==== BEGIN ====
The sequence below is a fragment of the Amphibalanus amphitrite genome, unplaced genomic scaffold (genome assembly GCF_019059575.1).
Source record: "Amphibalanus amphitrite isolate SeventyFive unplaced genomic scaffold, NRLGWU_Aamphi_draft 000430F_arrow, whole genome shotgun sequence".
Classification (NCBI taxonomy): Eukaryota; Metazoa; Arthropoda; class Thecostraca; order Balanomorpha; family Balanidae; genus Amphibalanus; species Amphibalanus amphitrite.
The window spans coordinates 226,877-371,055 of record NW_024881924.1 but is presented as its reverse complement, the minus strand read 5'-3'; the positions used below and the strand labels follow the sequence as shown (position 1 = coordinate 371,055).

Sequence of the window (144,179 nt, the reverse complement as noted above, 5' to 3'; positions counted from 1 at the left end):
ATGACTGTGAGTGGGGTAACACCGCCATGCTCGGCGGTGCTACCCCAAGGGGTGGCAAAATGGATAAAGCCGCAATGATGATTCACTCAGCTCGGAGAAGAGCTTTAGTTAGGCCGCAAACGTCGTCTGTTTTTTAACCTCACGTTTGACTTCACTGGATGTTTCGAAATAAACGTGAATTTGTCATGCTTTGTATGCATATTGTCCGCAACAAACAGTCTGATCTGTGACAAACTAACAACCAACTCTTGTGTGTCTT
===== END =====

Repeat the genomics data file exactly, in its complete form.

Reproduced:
The sequence below is a fragment of the Amphibalanus amphitrite genome, unplaced genomic scaffold (genome assembly GCF_019059575.1).
Source record: "Amphibalanus amphitrite isolate SeventyFive unplaced genomic scaffold, NRLGWU_Aamphi_draft 000430F_arrow, whole genome shotgun sequence".
Classification (NCBI taxonomy): Eukaryota; Metazoa; Arthropoda; class Thecostraca; order Balanomorpha; family Balanidae; genus Amphibalanus; species Amphibalanus amphitrite.
The window spans coordinates 226,877-371,055 of record NW_024881924.1 but is presented as its reverse complement, the minus strand read 5'-3'; the positions used below and the strand labels follow the sequence as shown (position 1 = coordinate 371,055).

Sequence of the window (144,179 nt, the reverse complement as noted above, 5' to 3'; positions counted from 1 at the left end):
ATGACTGTGAGTGGGGTAACACCGCCATGCTCGGCGGTGCTACCCCAAGGGGTGGCAAAATGGATAAAGCCGCAATGATGATTCACTCAGCTCGGAGAAGAGCTTTAGTTAGGCCGCAAACGTCGTCTGTTTTTTAACCTCACGTTTGACTTCACTGGATGTTTCGAAATAAACGTGAATTTGTCATGCTTTGTATGCATATTGTCCGCAACAAACAGTCTGATCTGTGACAAACTAACAACCAACTCTTGTGTGTCTT